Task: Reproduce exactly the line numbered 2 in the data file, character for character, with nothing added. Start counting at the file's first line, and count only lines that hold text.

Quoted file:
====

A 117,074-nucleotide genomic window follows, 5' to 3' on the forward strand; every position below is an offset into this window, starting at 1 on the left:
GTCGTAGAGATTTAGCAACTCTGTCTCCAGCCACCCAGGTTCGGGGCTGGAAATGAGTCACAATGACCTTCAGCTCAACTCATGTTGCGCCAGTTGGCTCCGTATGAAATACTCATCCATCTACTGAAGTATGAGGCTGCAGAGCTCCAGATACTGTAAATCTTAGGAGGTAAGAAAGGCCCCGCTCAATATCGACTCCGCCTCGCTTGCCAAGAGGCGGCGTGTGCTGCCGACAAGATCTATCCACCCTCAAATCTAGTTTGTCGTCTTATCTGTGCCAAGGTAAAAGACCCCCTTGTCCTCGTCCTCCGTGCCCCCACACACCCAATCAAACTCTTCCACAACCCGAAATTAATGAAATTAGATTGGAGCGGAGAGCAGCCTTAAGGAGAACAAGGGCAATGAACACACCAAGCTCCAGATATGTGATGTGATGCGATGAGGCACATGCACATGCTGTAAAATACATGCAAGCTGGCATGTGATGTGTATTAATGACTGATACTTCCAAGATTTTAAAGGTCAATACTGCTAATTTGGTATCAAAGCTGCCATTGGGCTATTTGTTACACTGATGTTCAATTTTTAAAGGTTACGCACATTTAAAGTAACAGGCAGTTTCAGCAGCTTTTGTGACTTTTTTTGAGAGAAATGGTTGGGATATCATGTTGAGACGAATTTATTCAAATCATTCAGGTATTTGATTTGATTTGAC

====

GTCGTAGAGATTTAGCAACTCTGTCTCCAGCCACCCAGGTTCGGGGCTGGAAATGAGTCACAATGACCTTCAGCTCAACTCATGTTGCGCCAGTTGGCTCCGTATGAAATACTCATCCATCTACTGAAGTATGAGGCTGCAGAGCTCCAGATACTGTAAATCTTAGGAGGTAAGAAAGGCCCCGCTCAATATCGACTCCGCCTCGCTTGCCAAGAGGCGGCGTGTGCTGCCGACAAGATCTATCCACCCTCAAATCTAGTTTGTCGTCTTATCTGTGCCAAGGTAAAAGACCCCCTTGTCCTCGTCCTCCGTGCCCCCACACACCCAATCAAACTCTTCCACAACCCGAAATTAATGAAATTAGATTGGAGCGGAGAGCAGCCTTAAGGAGAACAAGGGCAATGAACACACCAAGCTCCAGATATGTGATGTGATGCGATGAGGCACATGCACATGCTGTAAAATACATGCAAGCTGGCATGTGATGTGTATTAATGACTGATACTTCCAAGATTTTAAAGGTCAATACTGCTAATTTGGTATCAAAGCTGCCATTGGGCTATTTGTTACACTGATGTTCAATTTTTAAAGGTTACGCACATTTAAAGTAACAGGCAGTTTCAGCAGCTTTTGTGACTTTTTTTGAGAGAAATGGTTGGGATATCATGTTGAGACGAATTTATTCAAATCATTCAGGTATTTGATTTGATTTGAC